Finkelstein and Baicker, in their new Science article, looked at records for 24,646 residents of the Portland, Oregon area who had participated in the Medicaid experiment. They found, as they had previously, that the subgroup that had gained coverage under Medicaid showed no improvement in the management of their chronic medical problems, such as high cholesterol, high blood pressure, and diabetes.

They also found that those on Medicaid used the emergency room 40 percent more than the uninsured did—1.43 ER visits per Medicaid enrollee, as against 1.02 for the uninsured. More to the point, a majority of the emergency room visits were unnecessary, because they involved conditions that could easily have been managed outside of the ER.

Of the 0.41-per-person increase in visits, 0.18 were “primary care treatable,” meaning they didn’t require ER care. 0.12 didn’t even qualify as emergency care. 0.04 did qualify as emergency issues, but could have been prevented by adequate primary care. The Medicaid-driven increases in each of these categories was statistically significant, meaning that the differences were large enough that they are highly unlikely to be statistical noise.



Medicaid is, in effect, designed to increase emergency-room usage/>/>

Why does Medicaid perform so poorly, given that we spend so much money on it—$450 billion a year? Because of fundamental flaws in the way the program was designed.

The authors of the 1965 Medicaid legislation believed that it was morally wrong to expect poor people to pay even modest sums for their own health care. So the law mandates that cost-sharing features, like co-pays, of Medicaid plans must be minimal to zero for both primary care coverage and emergency-room usage.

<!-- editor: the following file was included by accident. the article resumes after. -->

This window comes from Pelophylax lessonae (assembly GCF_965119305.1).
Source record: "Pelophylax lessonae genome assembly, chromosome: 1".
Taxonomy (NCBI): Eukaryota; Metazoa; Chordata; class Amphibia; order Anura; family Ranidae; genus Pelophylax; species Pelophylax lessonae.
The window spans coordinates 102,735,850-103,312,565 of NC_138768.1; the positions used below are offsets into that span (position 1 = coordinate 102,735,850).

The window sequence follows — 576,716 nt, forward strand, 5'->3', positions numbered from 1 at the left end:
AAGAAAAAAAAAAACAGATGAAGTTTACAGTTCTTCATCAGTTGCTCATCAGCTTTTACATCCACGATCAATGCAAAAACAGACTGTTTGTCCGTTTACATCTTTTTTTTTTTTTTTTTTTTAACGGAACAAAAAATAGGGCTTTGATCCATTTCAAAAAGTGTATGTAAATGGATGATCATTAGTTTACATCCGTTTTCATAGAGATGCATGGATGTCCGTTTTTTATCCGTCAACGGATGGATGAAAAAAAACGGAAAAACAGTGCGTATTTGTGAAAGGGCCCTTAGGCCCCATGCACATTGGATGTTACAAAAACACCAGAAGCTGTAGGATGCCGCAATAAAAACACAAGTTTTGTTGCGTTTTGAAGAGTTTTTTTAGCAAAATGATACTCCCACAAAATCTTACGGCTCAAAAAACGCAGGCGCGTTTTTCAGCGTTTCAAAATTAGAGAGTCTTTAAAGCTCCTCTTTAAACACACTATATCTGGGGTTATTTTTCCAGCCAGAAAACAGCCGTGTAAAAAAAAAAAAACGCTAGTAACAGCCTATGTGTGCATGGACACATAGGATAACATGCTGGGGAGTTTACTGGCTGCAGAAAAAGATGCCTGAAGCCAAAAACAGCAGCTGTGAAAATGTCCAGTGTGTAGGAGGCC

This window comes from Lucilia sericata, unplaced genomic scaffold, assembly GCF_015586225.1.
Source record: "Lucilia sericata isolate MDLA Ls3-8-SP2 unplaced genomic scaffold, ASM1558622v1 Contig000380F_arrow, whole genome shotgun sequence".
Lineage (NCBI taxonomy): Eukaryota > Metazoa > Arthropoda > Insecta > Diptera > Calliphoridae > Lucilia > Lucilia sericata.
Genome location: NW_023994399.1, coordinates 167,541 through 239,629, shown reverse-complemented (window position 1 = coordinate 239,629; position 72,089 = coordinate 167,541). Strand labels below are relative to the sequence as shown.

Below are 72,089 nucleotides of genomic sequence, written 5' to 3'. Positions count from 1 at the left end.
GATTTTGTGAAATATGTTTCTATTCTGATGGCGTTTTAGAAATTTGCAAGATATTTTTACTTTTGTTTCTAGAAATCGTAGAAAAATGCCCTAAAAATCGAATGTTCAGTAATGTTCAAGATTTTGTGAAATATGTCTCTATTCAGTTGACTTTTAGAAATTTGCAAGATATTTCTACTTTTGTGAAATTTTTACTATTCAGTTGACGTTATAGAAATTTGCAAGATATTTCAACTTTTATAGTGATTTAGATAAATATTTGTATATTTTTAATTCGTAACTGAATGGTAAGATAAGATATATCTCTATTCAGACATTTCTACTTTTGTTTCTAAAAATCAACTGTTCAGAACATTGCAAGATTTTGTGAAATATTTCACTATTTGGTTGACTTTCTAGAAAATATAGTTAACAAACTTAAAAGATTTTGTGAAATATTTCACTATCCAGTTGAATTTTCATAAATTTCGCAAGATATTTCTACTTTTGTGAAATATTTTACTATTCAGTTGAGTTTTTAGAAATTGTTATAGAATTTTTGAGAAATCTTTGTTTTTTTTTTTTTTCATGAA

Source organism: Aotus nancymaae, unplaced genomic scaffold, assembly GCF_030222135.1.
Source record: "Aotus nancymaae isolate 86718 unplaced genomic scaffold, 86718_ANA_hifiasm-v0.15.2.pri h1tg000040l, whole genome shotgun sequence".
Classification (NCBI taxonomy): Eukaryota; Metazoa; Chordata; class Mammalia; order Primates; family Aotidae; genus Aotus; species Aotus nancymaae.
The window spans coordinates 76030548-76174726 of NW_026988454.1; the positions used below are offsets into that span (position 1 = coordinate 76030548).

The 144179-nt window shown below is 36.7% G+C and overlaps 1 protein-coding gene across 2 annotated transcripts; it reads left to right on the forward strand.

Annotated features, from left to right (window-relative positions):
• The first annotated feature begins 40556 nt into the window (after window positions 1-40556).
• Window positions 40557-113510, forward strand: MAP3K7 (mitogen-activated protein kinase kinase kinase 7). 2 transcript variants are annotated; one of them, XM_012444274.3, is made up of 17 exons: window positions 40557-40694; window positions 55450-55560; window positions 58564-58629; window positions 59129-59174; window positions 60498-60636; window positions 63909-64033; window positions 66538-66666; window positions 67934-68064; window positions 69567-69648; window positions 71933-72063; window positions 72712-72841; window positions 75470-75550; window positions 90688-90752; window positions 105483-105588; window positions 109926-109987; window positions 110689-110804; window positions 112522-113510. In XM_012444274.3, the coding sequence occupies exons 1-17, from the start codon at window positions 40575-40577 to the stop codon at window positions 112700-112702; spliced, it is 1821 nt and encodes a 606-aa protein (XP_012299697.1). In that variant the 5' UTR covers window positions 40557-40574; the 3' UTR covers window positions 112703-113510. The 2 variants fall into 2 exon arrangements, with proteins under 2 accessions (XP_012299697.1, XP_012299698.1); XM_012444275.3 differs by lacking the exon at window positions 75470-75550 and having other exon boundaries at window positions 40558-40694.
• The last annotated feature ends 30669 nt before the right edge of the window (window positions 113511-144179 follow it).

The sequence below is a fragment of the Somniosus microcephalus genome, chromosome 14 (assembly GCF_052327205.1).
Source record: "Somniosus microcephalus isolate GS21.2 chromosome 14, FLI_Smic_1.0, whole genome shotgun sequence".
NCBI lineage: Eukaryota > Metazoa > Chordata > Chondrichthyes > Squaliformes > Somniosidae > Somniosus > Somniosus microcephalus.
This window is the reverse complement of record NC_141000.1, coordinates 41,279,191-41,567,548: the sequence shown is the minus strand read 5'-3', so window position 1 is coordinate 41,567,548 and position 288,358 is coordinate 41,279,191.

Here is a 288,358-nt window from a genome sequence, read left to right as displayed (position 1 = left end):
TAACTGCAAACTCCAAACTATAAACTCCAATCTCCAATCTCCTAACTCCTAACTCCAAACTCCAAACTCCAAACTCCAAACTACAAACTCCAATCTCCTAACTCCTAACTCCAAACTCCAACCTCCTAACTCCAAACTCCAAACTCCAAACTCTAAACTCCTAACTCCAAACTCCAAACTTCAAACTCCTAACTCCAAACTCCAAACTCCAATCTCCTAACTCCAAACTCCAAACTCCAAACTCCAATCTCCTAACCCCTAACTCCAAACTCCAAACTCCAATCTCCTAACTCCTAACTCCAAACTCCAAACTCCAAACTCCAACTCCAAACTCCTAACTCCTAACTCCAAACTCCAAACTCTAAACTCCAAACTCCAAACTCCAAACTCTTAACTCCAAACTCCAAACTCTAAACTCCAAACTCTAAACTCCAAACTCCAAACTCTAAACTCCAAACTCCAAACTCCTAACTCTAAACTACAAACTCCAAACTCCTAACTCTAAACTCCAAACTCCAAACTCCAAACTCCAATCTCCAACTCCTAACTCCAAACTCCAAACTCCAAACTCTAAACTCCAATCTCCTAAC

Because Medicaid was nearly free to the program’s enrollees, those enrollees ended up seeking—and receiving—lots of inappropriate care. That led to massive cost overruns that, even today, are bankrupting state governments. But states have had little flexibility to reform Medicaid’s cost-sharing features. The one thing they have been able to do is pay doctors and hospitals less and less to provide the same care.

That trend, in turn, has led many doctors to stop accepting new Medicaid patients. So it’s extremely difficult for Medicaid enrollees to get appointments with primary care physicians. They have to spend weeks on the phone to find someone who will treat them.

Put yourself in the shoes of that Medicaid enrollee. Why would you bother calling primary care docs all day and all week, if you can go to the emergency room and get the same care for the same price? So that’s what Medicaid patients do.

And then, consider that Medicaid pays hospitals far less than private insurers pay for the same care. Many hospitals say that they lose money on every Medicaid patient they see. But somehow, if we have more Medicaid patients, taxpayers will be better off?

It was bunk in 2009, and it’s bunk today. It’s why the states that have chosen to forego Obamacare’s Medicaid expansion were wise to do so. Governors and legislators who have ignored the data, and burdened generations of future taxpayers with this failed program, have a lot of explaining to do.

*    *    *

Avik’s new book, How Medicaid Fails the Poor, is now available in paperback, Kindle, and iBooks versions.

Follow @Avik on Twitter, Google+, and YouTube, and The Apothecary on Facebook.

Or, sign up to receive a weekly e-mail digest of articles from The Apothecary.

*    *    *

INVESTORS’ NOTE: Among the biggest publicly-traded players in Obamacare’s expansion of Medicaid are Molina (NYSE:MOH), WellPoint (NYSE:WLP), WellCare (NYSE:WCG), Centene (NYSE:CNC), and Humana (NYSE:HUM).

Source: Forbes